A magician of mediums, Dan Colen is an artist who makes chewing gum look like acrylic, oil paint like bird excrement and now, flowers like vibrant, tenacious swirls and splashes of paint. Crucify Me (2013), is a sea of rich color; an encyclopedia of shade and depth that towers over its viewers at almost eight feet tall. A psychedelic vortex of hues splatter, blur, and compete with one another on this large scale linen work. The radiant colors rush towards the painting's center in an energetic blend of shades, dance briefly in this nucleus, and spread out towards the edges of the work as if each is on its own way, going at its own pace. Vivid magenta, glowing yellow, neon orange, and bold aquamarine both mingle and scatter to encapsulate Colen's playfully brazen style.
If Jackson Pollock revolutionized painting by throwing his canvases on the floor before covering them in paint, Dan Colen takes this a step further with the innovative 'painting' technique used in the present lot. The artist collects a variety of flowers, ranging from the brightly colored tropical blooms from specialty florists to the dyed carnations available at a corner bodega. Once the canvas has been wet down with water, Colen rubs the flower petals into the surface, leaving abstract swathes of pigment. Much like Andy Warhol, high and low culture has been combined, elevating a humble bouquet of flowers into fine art.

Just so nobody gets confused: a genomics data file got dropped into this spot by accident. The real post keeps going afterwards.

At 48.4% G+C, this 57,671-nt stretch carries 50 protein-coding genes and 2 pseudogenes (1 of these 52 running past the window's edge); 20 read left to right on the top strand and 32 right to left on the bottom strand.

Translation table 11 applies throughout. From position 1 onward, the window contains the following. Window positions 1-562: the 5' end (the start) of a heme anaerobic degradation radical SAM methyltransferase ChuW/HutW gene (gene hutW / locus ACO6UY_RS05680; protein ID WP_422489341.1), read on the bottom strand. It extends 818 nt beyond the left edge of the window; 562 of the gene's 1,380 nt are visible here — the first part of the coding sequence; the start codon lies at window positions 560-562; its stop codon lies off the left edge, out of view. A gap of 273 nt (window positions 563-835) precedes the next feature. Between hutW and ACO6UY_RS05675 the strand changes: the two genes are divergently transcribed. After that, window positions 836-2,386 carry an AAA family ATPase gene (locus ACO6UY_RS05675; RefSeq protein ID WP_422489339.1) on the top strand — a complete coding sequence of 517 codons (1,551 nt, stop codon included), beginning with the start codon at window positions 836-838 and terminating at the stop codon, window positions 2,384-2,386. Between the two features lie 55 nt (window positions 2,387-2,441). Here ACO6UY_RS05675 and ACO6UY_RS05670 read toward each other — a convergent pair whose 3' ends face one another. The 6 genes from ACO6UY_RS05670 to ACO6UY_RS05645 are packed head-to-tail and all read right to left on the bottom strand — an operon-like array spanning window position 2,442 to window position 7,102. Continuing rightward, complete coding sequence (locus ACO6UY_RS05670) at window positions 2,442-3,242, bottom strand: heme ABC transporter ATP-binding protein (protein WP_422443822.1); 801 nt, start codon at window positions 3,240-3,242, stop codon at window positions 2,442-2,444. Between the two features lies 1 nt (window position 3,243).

With both the style and creation of this work, Colen has expanded Pollock's performative legacy, but his tongue-in-cheek humor pays homage to the Dadaists of the early twentieth century as well. Colen's Birdshit paintings, for instance, are a contemporary take on Magritte's thought-provoking visual jokes. Colen leads us to believe his work is one thing-a canvas decorated with bird feces-yet upon closer inspection, we realize we have been fooled and the works are composed of oil and enamel paint. With Crucify Me, however, Colen flips the trick of trompe l'oeil: instead of making a traditional medium look like an object he makes an object look like a traditional medium. Once again, the artist keeps the viewer on his toes, always eager to keep us engaged and surprised.